I have had doc students tell me if they let themselves rest completely it is too hard to get back into the work groove. This is crazy thinking. One of the signs of having good enough rest is that you hate going back to work. That lasts half a day at most and it is the cost of completely letting go and recharging all of your internal batteries. You want to rest and completely forget your dissertation work. In an earlier post I talked about students who threw a bed sheet or blanket totally over their desk since even seeing the computer or piles of research files restarted them thinking about the work not done.
Back when I worked at a medical residential rehabilitation facility I was on backup manager status every three weeks. Those weekends my pager (yes we used a pager back in those days) could go off at any time and it would be a big problem. So I was always on edge those weekends and Monday would come finding me glum and irritated. I felt like I had no time off and did not like my job. I could never let go completely and might have to interrupt my day off to go back to work at any time.
Most of the time if alerted I simply talked to the lower level primary on-call manager who received a lot of the pager calls. I mostly approved whatever action they had taken or decided to take. But I was not able to let go of the job on those weekends and I lived in two worlds. I was home but I was sort of at work. I might have to suddenly leave and go to the hospital or deal with a severe problem. I could not sit back and relax and recharge.
When the doctoral student does not follow rules like our “hot potato” technique they slowly lose their reserves of strength. If the dissertation process runs you then all sorts of extra work pops up and most of it is useless. In a complex task such as completing a dissertation you cannot allow yourself to be managed by the variables in the environment. Simple rules help you to succeed. Rules like when I am off I am off no matter what pops into my head. Then you establish times that you are off. When you are off you are fully into that world of rest. If a thought comes to you, can you jot it onto a restaurant napkin? Sure, briefly and then ignore it. Your family and friends with you should at all times feel that you are completely focused on them.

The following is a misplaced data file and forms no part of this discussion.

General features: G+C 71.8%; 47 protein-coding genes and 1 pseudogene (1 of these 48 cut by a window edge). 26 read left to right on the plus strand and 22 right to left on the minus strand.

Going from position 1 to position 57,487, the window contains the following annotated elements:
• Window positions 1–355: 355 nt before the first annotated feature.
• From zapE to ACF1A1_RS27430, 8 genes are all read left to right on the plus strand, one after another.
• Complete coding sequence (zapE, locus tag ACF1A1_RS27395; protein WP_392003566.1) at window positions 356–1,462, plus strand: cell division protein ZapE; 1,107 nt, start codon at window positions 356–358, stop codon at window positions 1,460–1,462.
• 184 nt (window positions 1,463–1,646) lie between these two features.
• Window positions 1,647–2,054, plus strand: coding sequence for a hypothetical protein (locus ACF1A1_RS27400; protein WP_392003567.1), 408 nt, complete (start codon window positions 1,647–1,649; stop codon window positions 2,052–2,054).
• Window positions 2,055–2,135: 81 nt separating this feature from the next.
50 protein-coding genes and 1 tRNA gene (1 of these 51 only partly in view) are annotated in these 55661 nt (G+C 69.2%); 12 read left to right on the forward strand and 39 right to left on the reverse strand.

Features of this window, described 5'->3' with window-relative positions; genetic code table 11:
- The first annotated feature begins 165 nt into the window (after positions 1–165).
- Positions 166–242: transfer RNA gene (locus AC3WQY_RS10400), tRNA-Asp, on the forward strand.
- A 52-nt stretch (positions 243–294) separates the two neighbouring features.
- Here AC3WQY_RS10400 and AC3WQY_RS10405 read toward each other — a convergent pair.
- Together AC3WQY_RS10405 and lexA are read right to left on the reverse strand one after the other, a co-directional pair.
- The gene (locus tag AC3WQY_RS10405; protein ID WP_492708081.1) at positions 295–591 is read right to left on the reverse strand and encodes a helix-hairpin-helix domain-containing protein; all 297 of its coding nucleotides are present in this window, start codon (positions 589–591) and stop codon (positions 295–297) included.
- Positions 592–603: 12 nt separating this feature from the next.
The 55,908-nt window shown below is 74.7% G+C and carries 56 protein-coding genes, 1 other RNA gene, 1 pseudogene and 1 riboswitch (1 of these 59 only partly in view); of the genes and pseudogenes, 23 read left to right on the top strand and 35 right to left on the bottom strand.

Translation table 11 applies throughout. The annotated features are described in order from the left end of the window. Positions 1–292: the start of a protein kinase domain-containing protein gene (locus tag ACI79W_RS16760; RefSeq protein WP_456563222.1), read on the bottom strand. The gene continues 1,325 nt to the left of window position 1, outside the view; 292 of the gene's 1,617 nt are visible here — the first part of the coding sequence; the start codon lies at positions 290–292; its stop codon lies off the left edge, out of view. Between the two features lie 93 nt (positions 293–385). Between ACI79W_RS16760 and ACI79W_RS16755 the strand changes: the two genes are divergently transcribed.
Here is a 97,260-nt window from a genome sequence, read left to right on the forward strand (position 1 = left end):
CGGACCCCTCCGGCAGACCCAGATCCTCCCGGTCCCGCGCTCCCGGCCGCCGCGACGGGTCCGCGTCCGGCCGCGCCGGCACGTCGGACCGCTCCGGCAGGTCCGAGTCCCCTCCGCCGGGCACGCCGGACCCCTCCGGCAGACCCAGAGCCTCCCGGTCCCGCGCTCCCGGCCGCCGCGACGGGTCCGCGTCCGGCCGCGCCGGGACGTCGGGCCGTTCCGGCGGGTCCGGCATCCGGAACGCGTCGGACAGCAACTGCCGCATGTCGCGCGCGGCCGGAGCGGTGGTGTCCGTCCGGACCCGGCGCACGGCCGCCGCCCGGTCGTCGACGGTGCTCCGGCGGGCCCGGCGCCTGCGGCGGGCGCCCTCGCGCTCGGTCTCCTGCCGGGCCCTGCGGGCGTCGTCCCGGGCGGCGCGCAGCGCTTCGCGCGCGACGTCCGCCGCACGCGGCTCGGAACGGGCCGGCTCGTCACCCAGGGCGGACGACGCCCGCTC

How then do you stay away from work thoughts? You fill your time with what you like to do and nothing else. You play video games, shop, eat out with friends, amaze your kids and do nice things for your spouse. Toss in plenty of sleep, watching sports, visiting with friends and reconnecting with extended family members. Do some yard work, take a walk, jog, ride a bike or do some yoga. Listen to a lot of music that you like. Ignore that creepy and insistent feeling that you should be doing something important right now. That feeling always tries to overtake you but ignore it. Live fully in the world of relaxation during your holiday.
I assure you when you go back to your time of doctoral work that everything that you left will still be there. For the first day or so you will resent the dissertation but then a new energy flows in and you see things about the dissertation you did not see before. We are made to rest and replenish ourselves. That gets lost on doc students as the process goes on and on. Many folks start out and they are bright and clever and gifted but many do not graduate. Perhaps one of the reasons is not properly managing your own mental and physical energy.
Live in each world fully while you are in it. If you are rested and feel close to your family and friends then you will do a lot more with your dissertation work. Live completely in that world also and use your recharged internal batteries to work hard and succeed like few others have. The choices you make will have a tremendous effect upon how far you get and what you accomplish. A mentally tired doc student who is burned out will not find graduating an easy goal to accomplish.
Mind your goals,
Dr. Randy Parker
National Doctoral Students Association
(I wish each of you a restful and holiday!)